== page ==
Academic journal article MELUS

Guest Editor's Introduction the Bodies of Black Folk: The Flesh Manifested in Words, Pictures, and Sound

Academic journal article MELUS

Guest Editor's Introduction the Bodies of Black Folk: The Flesh Manifested in Words, Pictures, and Sound

Article excerpt

And, finally, need I add that I who speak here am bone of the bone and flesh of the flesh of them that live within the Veil'?

--W. E. B. Du Bois (xxviii)

Nigger. Darky. Coon. Slave. Refugee. Nappy-headed hos. Welfare Mama. Mammy. Video Vixen. Monkey. Buck. For as long as there has been an America, the bodies of black folk have been co-opted by language and images meant to distinguish their presence as American citizens indeed human beings--within the context of global body politics. Such repositioning of the flesh, a result of what Stuart Hall, invoking Michel Foucault, calls "the fatal couplet of 'power/knowledge'" (Hall 299), brings into view the imaginary fullness of cultural identity and its interplays. Many of the terms spoken above have circulated in popular culture in some form or fashion. Don Imus's arrogant assumption that he could call, for example, members of the Rutgers women's basketball team "nappy-headed hos" speaks to the referential systems of representation coded in the performances of race. Imus's attempt to withdraw (racial) currency from those patented images deposited in our cultural vault speaks to the brilliance of this system and its simultaneity--the ways the black body and its identity are seized upon and made markers for the grounding of social limits. (1) In these intercultural contexts, we come to understand the continuous migration of symbols of culture, history, and power along the contours of the black flesh. As Hall ascertains, regimes of power and representation are emboldened by the positioning of human beings as subjects or groups of people for the express purpose of constructing--through memory, myth, fantasy, and narrative--cultural identities that judiciously efface one's "true self' or shared culture, creating in its stead a shifting and superficial doppelganger that cripples and deforms. It is one thing to position people "as the Other of a dominant discourse," writes Hall. "It is quite another thing to subject them to that 'knowledge,' not only as a matter of imposed will ... [but] by the power of inner compulsion and subjective con-formation to the norm" (299). In other words, the doppelganger "cons" the suspecting quarry--convincing those ensnared in the dominant discourse to believe that the knowledge presented by the regime of power is true, and these individuals spend the rest of their lives convincing themselves that they will or will not become what someone else tells them they are. This combative struggle to appropriate their minds--their inner spirits--is key to understanding the mind and body dynamic: if one can affect the way one thinks, the body will soon follow. Thus flesh and mind must unite in a tumultuous performance of unreconciled strivings, of imposed wills and inner compulsions, revealing in embodied form the peculiar sensation of always looking "at one's self through the eyes of others" (Du Bois 3).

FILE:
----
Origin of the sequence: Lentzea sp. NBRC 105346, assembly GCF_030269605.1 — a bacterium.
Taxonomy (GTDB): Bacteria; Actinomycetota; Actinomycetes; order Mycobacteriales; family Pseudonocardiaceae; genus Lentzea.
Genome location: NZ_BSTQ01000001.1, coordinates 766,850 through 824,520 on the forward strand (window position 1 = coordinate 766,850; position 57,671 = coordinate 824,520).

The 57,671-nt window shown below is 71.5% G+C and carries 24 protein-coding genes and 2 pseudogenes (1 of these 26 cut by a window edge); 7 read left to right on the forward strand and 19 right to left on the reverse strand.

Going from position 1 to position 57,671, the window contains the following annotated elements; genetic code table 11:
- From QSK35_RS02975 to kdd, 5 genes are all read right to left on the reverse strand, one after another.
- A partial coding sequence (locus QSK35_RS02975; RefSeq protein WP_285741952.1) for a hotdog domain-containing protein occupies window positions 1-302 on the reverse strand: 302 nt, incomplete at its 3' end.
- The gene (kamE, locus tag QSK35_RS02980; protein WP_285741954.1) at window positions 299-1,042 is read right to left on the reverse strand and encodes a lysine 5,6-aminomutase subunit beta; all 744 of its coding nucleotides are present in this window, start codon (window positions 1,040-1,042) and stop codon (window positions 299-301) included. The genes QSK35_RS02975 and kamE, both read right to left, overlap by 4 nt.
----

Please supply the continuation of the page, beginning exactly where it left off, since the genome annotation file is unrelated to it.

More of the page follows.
We position this special issue in the sutures of the production of identity and the "con-formation to the norm." Of key concern to our authors are the ingenious and revolutionary ways the disempowered reinvent the social politics of their bodies through word, act, and deed. Such engagements seek to symbolically disrupt the cultural practices that subjugate their identities. Not all attempts to thwart the pathological meanderings of a culture obsessed with the black flesh are successful. As Carlyle Van Thompson aptly determines, "the violation of black bodies continues to be a pervasive issue in American society" and requires a sustained discussion of the complex ways black people negotiate their agency within "a white supremacist culture" (15). Thompson goes on to argue that social, political, and legal narratives produced by and about African American people reveal how black bodies are not only owned, but also consumed within multiple racial and sexual cultural systems; these same systems, I argue, expose the strategies of intersubjectivity employed by artists and critics alike who must reinvent themselves (and their linguistic idioms) in the public spaces from which they speak. …

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